The Southwestern Historical Quarterly, Volume 97, July 1993 - April, 1994 Page: 183
importance of Southern cotton ports, described by L. Tuffly Ellis in an article for
this journal. He suggests that these families' tolerance of, if not active collusion
with, various shady characters from the 1920os on, such as the Galveston gam-
bling bosses the Maceos, led to the city's declining economic infrastructure. In
the process, Galveston's leading families helped reduce the city's economic role
to that of tawdry playground to the nation. Only the heroic attempts from the
1970os on of those outside the island's social elite, Cartwright suggests, have re-
versed Galveston's long decline. Yet, while Galveston's emphasis on historical
restoration and celebration are commendable, one may question the long-term
viability of an economy increasingly reliant on tourist dollars.
Cartwright particularly enjoys excoriating the Moody family for its curmud-
geonly approach to civic affairs. The pathetic story of Shearn Moody, Jr., is of-
fered as a morality play proving the Moodys' villainy. Unfortunately, since
Cartwright provides no footnotes, it is impossible to tell when he offers facts and
when he is merely repeating island gossip.
At times, the author makes what to many readers will seem like outrageous as-
sertions. For example, he claims that the island's wide-open atmosphere and tol-
erance of prostitution led to its low rape figures, a conclusion sure to offend
many readers (p. 226).
In conclusion, Galveston: A History of the Island may satisfy those looking for a
colorful read. Those looking for serious scholarship, however, will probably find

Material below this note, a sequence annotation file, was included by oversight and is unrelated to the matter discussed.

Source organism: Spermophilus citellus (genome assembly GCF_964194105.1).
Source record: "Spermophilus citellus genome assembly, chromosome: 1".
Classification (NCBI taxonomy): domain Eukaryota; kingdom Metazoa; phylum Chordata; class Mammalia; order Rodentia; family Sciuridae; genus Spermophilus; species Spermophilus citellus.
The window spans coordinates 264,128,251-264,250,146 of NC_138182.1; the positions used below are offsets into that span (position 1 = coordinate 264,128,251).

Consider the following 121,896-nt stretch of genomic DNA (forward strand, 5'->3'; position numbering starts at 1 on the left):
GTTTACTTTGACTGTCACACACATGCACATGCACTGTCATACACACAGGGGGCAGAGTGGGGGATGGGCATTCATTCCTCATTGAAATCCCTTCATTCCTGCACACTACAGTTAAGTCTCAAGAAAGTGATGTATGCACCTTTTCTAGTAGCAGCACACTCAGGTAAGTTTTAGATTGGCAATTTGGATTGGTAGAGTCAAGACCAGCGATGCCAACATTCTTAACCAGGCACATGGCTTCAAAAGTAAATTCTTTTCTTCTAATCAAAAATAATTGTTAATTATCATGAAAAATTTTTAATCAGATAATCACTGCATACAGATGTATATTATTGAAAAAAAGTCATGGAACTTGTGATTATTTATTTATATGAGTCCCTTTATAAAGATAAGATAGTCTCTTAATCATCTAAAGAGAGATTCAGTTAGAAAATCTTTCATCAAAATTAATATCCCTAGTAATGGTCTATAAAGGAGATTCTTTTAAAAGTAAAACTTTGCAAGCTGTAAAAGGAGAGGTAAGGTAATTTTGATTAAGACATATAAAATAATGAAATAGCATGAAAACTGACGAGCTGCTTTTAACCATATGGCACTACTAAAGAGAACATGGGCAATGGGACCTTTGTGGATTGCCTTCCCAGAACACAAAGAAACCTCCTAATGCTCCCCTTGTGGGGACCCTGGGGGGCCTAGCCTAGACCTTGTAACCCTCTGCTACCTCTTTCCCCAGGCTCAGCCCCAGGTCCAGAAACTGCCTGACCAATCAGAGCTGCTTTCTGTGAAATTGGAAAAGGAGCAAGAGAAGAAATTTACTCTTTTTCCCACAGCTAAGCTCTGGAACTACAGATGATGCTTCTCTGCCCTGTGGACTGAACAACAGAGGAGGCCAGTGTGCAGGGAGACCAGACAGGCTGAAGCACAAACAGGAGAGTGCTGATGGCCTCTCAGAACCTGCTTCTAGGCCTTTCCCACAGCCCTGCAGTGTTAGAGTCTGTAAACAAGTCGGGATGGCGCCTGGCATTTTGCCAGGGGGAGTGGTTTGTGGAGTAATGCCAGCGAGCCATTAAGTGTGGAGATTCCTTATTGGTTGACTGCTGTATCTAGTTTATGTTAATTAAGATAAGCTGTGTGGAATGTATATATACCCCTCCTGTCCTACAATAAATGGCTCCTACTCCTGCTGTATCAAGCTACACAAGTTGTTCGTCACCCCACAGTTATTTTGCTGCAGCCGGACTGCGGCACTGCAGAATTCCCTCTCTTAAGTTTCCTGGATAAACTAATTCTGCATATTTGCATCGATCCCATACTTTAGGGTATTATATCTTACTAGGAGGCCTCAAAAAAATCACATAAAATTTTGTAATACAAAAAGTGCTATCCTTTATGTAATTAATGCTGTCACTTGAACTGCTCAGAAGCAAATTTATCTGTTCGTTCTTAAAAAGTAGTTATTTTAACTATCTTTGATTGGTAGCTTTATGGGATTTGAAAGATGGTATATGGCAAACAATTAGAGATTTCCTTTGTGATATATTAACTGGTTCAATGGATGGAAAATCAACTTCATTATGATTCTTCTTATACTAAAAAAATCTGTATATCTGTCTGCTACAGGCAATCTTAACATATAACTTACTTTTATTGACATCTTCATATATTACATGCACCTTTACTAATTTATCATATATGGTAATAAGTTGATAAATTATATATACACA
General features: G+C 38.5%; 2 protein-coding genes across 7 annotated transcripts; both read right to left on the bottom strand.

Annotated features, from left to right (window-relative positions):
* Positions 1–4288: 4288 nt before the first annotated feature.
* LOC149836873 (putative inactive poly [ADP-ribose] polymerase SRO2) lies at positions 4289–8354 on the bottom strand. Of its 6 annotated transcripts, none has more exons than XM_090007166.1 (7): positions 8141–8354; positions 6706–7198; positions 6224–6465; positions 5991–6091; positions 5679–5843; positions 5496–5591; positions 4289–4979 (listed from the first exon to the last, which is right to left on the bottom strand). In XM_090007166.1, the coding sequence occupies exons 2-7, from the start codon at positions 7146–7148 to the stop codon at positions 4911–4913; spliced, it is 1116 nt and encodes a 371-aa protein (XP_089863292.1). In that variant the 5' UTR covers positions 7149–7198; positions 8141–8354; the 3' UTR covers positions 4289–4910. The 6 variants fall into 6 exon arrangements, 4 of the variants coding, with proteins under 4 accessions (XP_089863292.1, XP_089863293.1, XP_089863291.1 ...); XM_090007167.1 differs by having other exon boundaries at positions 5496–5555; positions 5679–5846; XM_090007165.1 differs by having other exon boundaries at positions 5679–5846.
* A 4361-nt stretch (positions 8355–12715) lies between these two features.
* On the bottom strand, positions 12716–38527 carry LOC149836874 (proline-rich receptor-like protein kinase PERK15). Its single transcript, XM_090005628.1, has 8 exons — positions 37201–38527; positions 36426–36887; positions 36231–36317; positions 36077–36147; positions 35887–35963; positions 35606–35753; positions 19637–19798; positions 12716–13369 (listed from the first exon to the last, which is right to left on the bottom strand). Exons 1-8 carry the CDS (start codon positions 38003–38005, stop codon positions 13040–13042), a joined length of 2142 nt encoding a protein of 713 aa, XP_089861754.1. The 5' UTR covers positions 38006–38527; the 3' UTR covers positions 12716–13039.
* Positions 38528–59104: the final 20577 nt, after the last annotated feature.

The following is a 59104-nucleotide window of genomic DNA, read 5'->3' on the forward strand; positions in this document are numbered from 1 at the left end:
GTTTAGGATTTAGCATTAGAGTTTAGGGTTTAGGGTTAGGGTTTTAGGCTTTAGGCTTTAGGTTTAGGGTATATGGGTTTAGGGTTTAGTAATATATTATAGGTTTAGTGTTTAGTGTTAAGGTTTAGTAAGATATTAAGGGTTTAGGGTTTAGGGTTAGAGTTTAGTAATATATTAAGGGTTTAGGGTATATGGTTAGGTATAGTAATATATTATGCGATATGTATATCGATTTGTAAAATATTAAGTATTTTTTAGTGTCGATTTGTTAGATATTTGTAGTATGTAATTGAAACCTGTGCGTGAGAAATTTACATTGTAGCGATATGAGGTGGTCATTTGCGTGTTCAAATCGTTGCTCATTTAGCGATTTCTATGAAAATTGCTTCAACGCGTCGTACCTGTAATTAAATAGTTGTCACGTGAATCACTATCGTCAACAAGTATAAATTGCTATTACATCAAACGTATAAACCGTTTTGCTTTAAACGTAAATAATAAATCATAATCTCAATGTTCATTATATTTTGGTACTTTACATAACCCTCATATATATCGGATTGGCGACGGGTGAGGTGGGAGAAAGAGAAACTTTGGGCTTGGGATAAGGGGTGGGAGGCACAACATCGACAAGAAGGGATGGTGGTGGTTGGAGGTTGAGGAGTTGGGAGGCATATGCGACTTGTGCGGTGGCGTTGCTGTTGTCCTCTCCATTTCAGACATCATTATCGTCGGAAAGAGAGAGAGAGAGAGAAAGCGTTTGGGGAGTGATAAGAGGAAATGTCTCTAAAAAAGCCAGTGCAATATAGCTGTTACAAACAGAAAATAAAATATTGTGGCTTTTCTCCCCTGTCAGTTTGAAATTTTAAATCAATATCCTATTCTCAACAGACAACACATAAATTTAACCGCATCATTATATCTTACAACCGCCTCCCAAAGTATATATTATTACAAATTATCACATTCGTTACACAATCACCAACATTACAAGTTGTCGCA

University of Texas at Austin SUZANNE L. SUMMERS
Boom and Bust: The Historical Cycles of Matamoros and Brownsville. By Milo Kearney
and Anthony Knopp. (Austin: Eakin Press, 1991. Pp. v+326. Acknowledg-
ments, introduction, illustrations, endnotes, bibliography, index. $19.95
cloth; $15.95 paper.)
Framed in the larger context of economic boom and bust cycles and of na-
tional and international currents, this engaging synthesis of Brownsville and bor-
der history traces developments in the Rio Grande delta from the earliest traces
of human occupation to present-day controversies over maquiladoras and free
trade. This treasure trove of local and regional history draws from research car-
ried out by the authors and by other scholars and researchers. It is spiced with
dichos (folk sayings) gathered in the area and is attractively illustrated by Peter
Gawenda, who has collaborated with the authors on other works.
With few resources that could be exploited profitably until the twentieth cen-
tury, Brownsville and Matamoros sprung up and grew almost exclusively as entry
points for the trade with northern Mexico and as a result of the 1848 demarca-
tion of the border. Residents of these coastal towns periodically endured devas-
tating yellow fever epidemics, Gulf hurricanes, flooding from the Rio Bravo (the
Wild River, as Mexicans call the Rio Grande), and blockades and invasions. Resi-
dents reaped the blessings of occasional economic bonanzas, only to sustain
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Texas State Historical Association. The Southwestern Historical Quarterly, Volume 97, July 1993 - April, 1994, periodical, 1994; Austin, Texas. (texashistory.unt.edu/ark:/67531/metapth117154/m1/211/ocr/: accessed October 21, 2017), University of North Texas Libraries, The Portal to Texas History, texashistory.unt.edu; crediting Texas State Historical Association.